Kate & Pippin's Family: The Unlikely Love Story Continues Reviews

UPDATE TIME: 2018-11-13 
Review Score: 5 out of 5 star From 6 user ratings

" Delightful pictures, fun friendship. But not as good as the first book. " said.

"Although I guess I did and do very mildly enjoy being given further information about Martin and Isobel Springett's Great Dane Kate, that the close friendship and companionship between canine adoptive parent Kate and Pippin the doe deer she cared for and mothered when it was a newly born and seemingly abandoned fawn has persisted and that Pippin (now fortunately living as a mostly wild doe in the forest) still obviously visits the Springetts and especially Kate on occasion (even allowing the family to in a way meet and greet her own fawns), I really did not enjoy Kate & Pippin's Family all that much. Isobel Springett's photographs are indeed and once again wonderfully detailed and expressive (especially capturing the many moods of both Pippin and Kate during the former's visits to the Springetts' property) and Martin Springett's accompanying narrative is sweet and descriptively enchanting, but once more, there are way way too many personal issues I for one have with especially the photographer's, with Isobel Springett's behaviour and general attitudes for me to even remotely consider Kate & Pippin's Family with more than a two star rating at best (and in fact, a low two star rating at that, as the gut reaction I felt and continue to feel upon reading really does warrant a one star rating and is causing me significant anger and massively annoyed frustration).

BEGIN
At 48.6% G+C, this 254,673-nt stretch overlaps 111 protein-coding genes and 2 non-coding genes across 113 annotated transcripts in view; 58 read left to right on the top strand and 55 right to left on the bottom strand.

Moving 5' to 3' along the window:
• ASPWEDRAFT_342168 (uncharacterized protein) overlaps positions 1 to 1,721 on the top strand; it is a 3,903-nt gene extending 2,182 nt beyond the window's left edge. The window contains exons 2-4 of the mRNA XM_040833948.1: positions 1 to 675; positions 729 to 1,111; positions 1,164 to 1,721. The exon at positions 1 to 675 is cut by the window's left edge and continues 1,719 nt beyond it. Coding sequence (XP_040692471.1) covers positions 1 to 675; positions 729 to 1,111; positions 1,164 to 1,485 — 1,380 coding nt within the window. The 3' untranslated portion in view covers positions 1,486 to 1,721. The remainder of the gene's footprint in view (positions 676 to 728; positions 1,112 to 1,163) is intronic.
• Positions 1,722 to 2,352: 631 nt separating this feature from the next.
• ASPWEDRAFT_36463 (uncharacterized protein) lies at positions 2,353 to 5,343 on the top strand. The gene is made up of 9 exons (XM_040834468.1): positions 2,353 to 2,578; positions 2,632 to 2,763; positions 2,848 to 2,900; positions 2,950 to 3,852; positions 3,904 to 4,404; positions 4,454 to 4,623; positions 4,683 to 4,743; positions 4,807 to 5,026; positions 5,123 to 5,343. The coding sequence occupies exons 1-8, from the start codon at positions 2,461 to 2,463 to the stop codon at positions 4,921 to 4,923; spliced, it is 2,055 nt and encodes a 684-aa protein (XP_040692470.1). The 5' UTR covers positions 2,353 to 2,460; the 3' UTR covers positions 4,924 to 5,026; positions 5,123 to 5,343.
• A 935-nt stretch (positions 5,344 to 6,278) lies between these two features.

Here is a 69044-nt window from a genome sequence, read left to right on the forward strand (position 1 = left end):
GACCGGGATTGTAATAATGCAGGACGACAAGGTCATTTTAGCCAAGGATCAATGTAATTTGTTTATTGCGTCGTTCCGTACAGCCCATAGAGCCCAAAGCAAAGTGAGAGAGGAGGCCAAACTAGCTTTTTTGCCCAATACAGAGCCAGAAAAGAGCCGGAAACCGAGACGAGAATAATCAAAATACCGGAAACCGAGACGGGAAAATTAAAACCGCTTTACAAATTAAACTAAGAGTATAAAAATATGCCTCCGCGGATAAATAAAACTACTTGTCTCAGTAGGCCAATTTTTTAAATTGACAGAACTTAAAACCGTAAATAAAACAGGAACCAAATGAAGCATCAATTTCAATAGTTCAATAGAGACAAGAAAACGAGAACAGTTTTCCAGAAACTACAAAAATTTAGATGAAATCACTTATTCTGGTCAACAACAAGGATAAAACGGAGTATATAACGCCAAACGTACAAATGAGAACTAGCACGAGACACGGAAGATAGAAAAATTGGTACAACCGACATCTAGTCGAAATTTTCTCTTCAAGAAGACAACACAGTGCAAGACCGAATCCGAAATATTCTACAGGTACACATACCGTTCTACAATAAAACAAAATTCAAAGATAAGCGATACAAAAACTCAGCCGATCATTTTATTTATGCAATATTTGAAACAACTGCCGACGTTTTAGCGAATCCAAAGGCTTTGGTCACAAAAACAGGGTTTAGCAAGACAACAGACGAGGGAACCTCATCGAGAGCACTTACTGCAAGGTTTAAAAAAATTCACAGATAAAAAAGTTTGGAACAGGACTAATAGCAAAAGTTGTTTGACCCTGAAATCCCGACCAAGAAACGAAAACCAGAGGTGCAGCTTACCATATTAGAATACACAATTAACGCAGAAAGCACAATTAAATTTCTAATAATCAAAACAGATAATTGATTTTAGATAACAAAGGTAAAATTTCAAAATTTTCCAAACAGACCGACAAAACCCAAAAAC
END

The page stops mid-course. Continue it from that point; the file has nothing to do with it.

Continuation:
For let's face it, Isobel Springett really does not seem capable of in any way understanding that newly born fawns are or at least should be off limits for the first few weeks of their lives, that they should not be in any way approached unless absolutely necessary, that they should not be photographed at close range, and that they should not be touched or in fact even searched for, actively sought out. In my review of the first book, in my review of the original story, of Kate & Pippin, I voiced my speculations and my rather strong concern that one of the reasons and perhaps the main reason why Pippin's own mother seemingly abandoned the fawn in the Springetts' back yard might very likely have been because Isobel Springett was so keen on taking close-up photographs of a newly born (and thus of course cute and cuddly) fawn that she although I am sure inadvertently but still irresponsibly probably scared off the doe due to her being too close to the fawn (to Pippin). I mean, that close-up headshot of Pippin on the first page of Kate & Pippin could really only have happened if Ms. Springett had actively approached the fawn and gotten really into its proverbial face (something that is both not suggested and actually severely frowned upon as it often causes does to abandon their offspring, considering them tainted by and with the association with humans and thus a possible danger to themselves and to other deer for that matter).

Now in this second book, in Kate & Pippin's Family while Isobel Springett does in fact not ever have the chance of closely approaching Pippin's offspring when they are newly born and thus highly vulnerable, it is NOT in fact due to a lack of trying on her part but simply because Pippin had hidden the fawns well enough for them not to be discovered (for sadly and infuriatingly, Isobel Springett obviously spent many many hours actively searching for Pippin and her fawns, hoping I guess to be able to approach them in order to take cute little newborn baby pictures of them, and obviously still not even remotely realising that newborn deer offspring is or should be completely off limits unless there is some real and dire emergency, such as a doe that has been hit by a vehicle and left her fawns as helpless orphans).